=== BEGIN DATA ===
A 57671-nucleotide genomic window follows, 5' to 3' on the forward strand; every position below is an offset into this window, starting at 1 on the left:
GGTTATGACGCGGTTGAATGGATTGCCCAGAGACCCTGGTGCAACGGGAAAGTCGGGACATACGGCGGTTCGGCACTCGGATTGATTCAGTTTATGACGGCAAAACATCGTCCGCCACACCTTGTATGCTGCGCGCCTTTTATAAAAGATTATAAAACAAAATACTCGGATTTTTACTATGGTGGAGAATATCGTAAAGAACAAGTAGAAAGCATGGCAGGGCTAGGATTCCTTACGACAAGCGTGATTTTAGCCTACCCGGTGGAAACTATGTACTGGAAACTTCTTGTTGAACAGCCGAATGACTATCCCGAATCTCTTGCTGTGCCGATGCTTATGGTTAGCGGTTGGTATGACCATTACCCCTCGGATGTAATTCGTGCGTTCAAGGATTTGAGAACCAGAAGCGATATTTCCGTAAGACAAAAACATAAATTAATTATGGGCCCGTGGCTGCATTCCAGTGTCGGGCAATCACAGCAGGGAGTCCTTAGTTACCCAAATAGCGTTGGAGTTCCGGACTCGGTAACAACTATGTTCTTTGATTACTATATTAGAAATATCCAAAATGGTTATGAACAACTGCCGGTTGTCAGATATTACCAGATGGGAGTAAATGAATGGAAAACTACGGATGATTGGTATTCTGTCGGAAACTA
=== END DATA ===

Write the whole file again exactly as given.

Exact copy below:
A 57671-nucleotide genomic window follows, 5' to 3' on the forward strand; every position below is an offset into this window, starting at 1 on the left:
GGTTATGACGCGGTTGAATGGATTGCCCAGAGACCCTGGTGCAACGGGAAAGTCGGGACATACGGCGGTTCGGCACTCGGATTGATTCAGTTTATGACGGCAAAACATCGTCCGCCACACCTTGTATGCTGCGCGCCTTTTATAAAAGATTATAAAACAAAATACTCGGATTTTTACTATGGTGGAGAATATCGTAAAGAACAAGTAGAAAGCATGGCAGGGCTAGGATTCCTTACGACAAGCGTGATTTTAGCCTACCCGGTGGAAACTATGTACTGGAAACTTCTTGTTGAACAGCCGAATGACTATCCCGAATCTCTTGCTGTGCCGATGCTTATGGTTAGCGGTTGGTATGACCATTACCCCTCGGATGTAATTCGTGCGTTCAAGGATTTGAGAACCAGAAGCGATATTTCCGTAAGACAAAAACATAAATTAATTATGGGCCCGTGGCTGCATTCCAGTGTCGGGCAATCACAGCAGGGAGTCCTTAGTTACCCAAATAGCGTTGGAGTTCCGGACTCGGTAACAACTATGTTCTTTGATTACTATATTAGAAATATCCAAAATGGTTATGAACAACTGCCGGTTGTCAGATATTACCAGATGGGAGTAAATGAATGGAAAACTACGGATGATTGGTATTCTGTCGGAAACTA